The value of caregiver inclusive practices in geriatric transitions of care: A systematic review
Meulenbroeks I., Epp J., Schroeder L.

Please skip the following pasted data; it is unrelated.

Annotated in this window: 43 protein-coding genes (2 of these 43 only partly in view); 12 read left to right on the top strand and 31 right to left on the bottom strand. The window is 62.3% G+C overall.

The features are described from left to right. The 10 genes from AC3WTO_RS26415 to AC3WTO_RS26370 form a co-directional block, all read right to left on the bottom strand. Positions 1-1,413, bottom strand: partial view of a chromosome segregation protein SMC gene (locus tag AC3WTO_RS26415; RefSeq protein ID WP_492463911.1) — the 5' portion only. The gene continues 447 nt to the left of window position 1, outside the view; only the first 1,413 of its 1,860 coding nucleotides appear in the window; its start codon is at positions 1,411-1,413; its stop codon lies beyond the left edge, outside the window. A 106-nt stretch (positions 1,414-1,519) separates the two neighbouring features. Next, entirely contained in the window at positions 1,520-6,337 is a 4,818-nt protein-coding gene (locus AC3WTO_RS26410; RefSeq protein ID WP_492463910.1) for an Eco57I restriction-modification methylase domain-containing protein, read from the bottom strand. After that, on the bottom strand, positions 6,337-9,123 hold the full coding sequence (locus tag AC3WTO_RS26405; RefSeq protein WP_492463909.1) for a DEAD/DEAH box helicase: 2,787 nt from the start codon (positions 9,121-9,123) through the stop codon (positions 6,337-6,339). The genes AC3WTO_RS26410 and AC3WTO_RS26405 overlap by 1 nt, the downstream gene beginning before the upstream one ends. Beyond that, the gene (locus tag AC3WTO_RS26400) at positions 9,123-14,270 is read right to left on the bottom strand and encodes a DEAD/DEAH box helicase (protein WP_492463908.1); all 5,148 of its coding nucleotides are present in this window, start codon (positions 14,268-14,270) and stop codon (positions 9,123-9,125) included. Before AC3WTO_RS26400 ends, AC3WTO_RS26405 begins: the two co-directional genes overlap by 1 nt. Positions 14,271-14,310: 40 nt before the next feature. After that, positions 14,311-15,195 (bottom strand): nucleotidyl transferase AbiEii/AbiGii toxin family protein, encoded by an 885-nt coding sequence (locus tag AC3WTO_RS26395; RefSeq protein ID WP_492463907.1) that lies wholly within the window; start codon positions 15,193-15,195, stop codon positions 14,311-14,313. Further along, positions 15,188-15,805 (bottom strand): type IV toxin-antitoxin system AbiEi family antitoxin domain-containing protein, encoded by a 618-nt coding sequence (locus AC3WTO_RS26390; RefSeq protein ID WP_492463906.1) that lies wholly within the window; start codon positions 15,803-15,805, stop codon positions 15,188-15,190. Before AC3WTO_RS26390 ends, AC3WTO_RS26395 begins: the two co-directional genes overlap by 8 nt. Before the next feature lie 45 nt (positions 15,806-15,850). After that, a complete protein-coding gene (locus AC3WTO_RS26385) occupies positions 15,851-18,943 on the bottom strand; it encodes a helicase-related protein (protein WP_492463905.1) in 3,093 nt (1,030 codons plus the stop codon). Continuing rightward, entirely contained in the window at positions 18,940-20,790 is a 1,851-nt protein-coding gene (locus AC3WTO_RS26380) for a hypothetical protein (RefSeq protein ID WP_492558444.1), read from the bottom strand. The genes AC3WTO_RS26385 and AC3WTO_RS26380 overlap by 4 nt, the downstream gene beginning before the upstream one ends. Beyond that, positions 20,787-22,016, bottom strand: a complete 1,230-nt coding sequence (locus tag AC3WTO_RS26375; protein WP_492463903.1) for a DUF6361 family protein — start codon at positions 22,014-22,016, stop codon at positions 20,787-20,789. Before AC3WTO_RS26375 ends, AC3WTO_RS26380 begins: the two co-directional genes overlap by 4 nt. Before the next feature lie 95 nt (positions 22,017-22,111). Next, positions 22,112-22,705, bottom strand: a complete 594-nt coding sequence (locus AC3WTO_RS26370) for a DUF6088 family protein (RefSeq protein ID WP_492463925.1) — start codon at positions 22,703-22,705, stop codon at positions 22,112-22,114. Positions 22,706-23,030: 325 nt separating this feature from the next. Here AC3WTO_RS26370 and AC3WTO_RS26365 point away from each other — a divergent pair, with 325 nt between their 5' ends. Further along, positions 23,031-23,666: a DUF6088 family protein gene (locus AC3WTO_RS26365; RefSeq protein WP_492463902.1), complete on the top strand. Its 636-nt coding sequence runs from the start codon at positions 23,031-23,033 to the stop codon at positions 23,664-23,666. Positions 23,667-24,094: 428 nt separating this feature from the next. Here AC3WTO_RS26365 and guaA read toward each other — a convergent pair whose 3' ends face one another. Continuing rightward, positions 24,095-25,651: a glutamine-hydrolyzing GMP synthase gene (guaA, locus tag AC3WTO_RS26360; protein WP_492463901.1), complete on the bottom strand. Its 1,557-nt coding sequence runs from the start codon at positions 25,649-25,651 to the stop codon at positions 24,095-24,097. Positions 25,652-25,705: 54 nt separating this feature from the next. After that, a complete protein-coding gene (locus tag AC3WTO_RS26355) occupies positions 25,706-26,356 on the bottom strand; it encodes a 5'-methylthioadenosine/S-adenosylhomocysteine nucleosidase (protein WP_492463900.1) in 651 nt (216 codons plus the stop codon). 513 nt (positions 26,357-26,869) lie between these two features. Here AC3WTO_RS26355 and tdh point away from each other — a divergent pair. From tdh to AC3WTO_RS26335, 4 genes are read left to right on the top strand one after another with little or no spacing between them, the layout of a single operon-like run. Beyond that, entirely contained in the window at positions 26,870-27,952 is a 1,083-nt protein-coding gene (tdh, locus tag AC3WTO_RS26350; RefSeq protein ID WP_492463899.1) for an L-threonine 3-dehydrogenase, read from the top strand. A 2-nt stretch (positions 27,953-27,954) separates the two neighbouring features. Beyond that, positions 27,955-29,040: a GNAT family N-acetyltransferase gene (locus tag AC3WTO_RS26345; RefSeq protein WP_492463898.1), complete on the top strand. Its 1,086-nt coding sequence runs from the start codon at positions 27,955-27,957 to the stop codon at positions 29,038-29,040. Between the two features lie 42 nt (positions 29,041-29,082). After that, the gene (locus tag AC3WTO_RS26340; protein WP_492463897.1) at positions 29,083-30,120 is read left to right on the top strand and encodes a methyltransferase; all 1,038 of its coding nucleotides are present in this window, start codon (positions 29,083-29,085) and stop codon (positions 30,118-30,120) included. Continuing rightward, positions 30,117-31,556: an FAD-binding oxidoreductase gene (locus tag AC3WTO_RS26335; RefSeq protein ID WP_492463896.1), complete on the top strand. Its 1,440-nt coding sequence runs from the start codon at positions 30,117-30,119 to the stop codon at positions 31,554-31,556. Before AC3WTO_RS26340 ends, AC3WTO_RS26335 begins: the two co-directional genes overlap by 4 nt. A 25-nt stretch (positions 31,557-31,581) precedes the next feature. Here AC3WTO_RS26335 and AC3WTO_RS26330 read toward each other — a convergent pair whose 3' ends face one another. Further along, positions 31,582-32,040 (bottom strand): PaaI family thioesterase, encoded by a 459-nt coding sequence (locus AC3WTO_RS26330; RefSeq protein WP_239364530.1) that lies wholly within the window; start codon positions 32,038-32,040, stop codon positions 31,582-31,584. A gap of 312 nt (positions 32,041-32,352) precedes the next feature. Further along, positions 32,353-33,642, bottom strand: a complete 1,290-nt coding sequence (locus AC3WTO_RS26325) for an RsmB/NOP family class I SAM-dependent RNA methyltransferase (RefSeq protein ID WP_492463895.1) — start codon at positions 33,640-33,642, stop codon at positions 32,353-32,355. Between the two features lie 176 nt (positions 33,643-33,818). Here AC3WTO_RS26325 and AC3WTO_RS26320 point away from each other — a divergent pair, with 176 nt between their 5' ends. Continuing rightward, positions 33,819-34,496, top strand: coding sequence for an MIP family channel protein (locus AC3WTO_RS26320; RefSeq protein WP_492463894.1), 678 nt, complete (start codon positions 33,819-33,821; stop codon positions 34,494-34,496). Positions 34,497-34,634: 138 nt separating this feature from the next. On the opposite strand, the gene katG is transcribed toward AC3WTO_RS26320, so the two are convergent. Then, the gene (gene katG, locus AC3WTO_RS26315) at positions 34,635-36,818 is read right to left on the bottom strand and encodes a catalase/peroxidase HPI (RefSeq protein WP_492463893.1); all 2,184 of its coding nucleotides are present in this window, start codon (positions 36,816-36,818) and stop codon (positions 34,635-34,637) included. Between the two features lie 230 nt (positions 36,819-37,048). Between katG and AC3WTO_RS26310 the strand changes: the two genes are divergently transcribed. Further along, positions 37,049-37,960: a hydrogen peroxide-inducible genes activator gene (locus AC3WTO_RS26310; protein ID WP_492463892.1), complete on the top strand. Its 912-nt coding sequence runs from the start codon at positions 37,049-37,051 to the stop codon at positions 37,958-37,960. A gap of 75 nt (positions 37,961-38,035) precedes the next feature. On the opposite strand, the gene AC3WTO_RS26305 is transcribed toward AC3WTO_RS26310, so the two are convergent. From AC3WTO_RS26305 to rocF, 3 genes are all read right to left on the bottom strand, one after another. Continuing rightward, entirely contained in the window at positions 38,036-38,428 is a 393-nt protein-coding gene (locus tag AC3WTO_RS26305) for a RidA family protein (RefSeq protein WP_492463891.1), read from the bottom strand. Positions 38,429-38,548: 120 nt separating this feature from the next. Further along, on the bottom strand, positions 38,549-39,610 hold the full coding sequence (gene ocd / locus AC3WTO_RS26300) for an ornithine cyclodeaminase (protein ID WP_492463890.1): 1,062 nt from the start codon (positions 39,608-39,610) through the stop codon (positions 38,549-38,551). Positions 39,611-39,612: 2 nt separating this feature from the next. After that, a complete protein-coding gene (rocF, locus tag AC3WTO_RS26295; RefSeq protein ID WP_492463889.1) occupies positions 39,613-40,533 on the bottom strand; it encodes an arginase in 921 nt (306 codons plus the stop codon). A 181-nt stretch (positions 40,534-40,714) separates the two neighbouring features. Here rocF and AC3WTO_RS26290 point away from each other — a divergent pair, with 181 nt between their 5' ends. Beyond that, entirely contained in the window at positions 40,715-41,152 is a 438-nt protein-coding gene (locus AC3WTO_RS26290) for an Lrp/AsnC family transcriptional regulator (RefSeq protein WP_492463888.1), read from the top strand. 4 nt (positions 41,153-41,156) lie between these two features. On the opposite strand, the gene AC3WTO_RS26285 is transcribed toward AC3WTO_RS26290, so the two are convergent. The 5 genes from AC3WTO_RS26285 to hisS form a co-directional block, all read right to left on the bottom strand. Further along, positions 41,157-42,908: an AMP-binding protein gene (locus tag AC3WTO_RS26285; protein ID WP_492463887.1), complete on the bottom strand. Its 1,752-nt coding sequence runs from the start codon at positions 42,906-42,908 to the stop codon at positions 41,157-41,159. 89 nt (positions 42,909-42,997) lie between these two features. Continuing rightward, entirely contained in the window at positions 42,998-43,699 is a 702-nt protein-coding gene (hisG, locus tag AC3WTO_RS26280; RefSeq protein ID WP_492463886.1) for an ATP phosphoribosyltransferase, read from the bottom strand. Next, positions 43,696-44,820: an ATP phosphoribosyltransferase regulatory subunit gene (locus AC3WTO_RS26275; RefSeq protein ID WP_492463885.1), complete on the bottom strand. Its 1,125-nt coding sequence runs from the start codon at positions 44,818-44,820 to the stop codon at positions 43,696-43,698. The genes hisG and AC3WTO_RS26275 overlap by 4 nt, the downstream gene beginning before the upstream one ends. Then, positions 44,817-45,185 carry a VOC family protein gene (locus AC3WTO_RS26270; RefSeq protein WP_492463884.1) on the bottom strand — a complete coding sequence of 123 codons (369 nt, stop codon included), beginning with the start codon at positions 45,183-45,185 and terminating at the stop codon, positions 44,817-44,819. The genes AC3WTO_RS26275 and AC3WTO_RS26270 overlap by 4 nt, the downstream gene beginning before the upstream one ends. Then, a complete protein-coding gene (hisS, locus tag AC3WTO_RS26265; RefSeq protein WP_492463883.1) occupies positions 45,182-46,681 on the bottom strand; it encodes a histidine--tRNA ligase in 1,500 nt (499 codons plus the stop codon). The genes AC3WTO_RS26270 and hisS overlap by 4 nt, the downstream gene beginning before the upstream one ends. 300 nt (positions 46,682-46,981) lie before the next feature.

Globally, hospital length of stay is decreasing, yet the number of aged patients requiring complex care is increasing. This causes more patients, and their informal caregivers, to self-manage in the community following acute care discharge. This study aims to assess whether transitional care programs that integrate caregivers provide better value care than routine care. In this systematic review, Medline Ovid, EMBASE Ovid, CINAHL EbscoHOST, Scopus, and Proquest were searched for any study design that investigated a caregiver inclusive transitional care intervention in a population of people with geriatric syndrome, enroled a comparator group, and assessed population health, experience, and/or cost related outcomes. Risk of bias was assessed by two reviewers using ROBINS I and RoB 2. The review included 23 studies and results were mixed. Consistently positive results occurred for patient and caregiver satisfaction. Cost tended to increase with caregiver inclusive practices. Most studies found no difference in population health outcomes. There was insufficient evidence on healthcare professional experience. Currently, there is insufficient evidence to determine whether caregiver inclusive transitions of care provide better value care than routine care. Studies that rigorously implement and evaluate caregiver inclusive care models are urgently required to inform future policy.